In this issue:

Cryptocurrency Capital Markets Announcements by Institutional and Startup Firms

Public and Private Blockchain Pilots Announced, CFTC Warns on Smart Contracts

Crack Down on ICOs Continues, U.S. Marshals Prepare to Auction Seized Bitcoin

Cryptocurrency Capital Markets Announcements by Institutional and Startup Firms

By: Jordan R. Silversmith

On Oct. 15, a major global financial services firm – the fourth-largest asset management firm in the world – announced plans to spin off a new company focused on making it easier for institutional investors, such as hedge funds and family offices, to invest in digital assets such as Bitcoin and Ether. The announcement comes amid positive news for institutional cryptocurrency exchanges Paxos and Gemini, which both recently launched stablecoins backed 1:1 by U.S. dollars. This week, Paxos reported that its stablecoin, Paxos Standard, has been listed on more than 20 exchanges and over-the-counter desks around the globe. According to reports, Gemini’s Gemini Dollar (GUSD) traded above its $1.00 peg this week, reaching a high of $1.19. In other institutional news, a major multinational options and futures exchange announced that the daily average trading of its bitcoin futures products increased 41 percent from Q2 to Q3.

In the startup space, this week New York-based media startup Civil was forced to cancel its ongoing initial coin offering (ICO) and issue refunds to token purchasers after failing to reach its preset funding minimum of $8 million. Another New York-based startup, BlockFi, recently announced that it is adding Litecoin and GUSD to the crypto assets it will accept as collateral for loans. Overseas, the world’s largest cryptocurrency exchange by volume, Binance, announced that beginning Oct. 17, users of Binance Uganda, Africa’s first cryptocurrency exchange, will be able to make deposits in leading cryptocurrencies bitcoin and ether as well as the Ugandan Shilling. Binance’s move into Uganda is part of the exchange’s plan to expand into Africa – a continent with one of the youngest populations in the world and very limited access to traditional banking services.

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Public and Private Blockchain Pilots Announced, CFTC Warns on Smart Contracts

By: Brian P. Bartish and Robert A. Musiala Jr.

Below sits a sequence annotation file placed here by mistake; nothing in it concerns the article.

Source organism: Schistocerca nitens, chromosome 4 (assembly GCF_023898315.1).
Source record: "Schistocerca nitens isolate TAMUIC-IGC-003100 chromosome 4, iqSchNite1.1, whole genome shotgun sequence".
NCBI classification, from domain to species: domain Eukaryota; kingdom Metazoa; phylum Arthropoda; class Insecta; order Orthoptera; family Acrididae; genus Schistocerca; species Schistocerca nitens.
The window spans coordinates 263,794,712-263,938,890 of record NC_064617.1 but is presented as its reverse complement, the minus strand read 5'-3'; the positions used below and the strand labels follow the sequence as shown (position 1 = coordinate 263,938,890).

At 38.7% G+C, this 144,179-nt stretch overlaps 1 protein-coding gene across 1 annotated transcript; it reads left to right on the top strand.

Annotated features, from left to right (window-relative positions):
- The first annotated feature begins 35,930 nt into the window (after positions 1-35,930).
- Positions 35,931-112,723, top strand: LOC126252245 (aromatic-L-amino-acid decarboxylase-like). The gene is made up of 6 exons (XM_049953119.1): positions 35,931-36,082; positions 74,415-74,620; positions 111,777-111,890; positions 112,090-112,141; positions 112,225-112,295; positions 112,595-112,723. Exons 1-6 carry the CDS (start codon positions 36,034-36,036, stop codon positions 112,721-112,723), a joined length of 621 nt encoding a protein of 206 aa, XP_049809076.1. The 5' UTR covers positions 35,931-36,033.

New blockchain pilots for shipping and property registries were announced this week. A subsidiary of Abu Dhabi Ports and the Port of Antwerp signed a memorandum of understanding to launch a pilot that seeks to use blockchain to secure transactions, including identification and acknowledgement of cargo documents, and reduce costs at their respective ports. In Australia, the state of South Wales is reportedly partnering with a Swedish startup to build a proof of concept for a blockchain-based land registry system.

In the private sector, one of the world’s oldest and most renowned art auction houses recently announced a pilot project with blockchain-powered digital art registry Artory, which will store the purchase history of an artwork on a blockchain, accessible to the buyer via a registration card issued at the time of purchase, thus offering buyers greater confidence in the piece’s provenance. Also this week, a major global electronics and entertainment company announced that it is using blockchain technology to streamline rights management of educational digital content, including digital textbooks, music, films, VR content and e-books. The new system will be able to automatically verify the rights generation, such as the date and time the electronic data was created, of a piece of written work. And in the automotive industry, blockchain advertising analytics are helping improve performance in the $15 billion ad market. The auto industry’s first-ever blockchain campaign reportedly led to a 21 percent improvement in performance over previous campaigns by leveraging blockchain-based digital ad supply chain data. The project was a result of a partnership between startup Lucidity, a major Japanese auto manufacturer, and a global communications and advertising agency.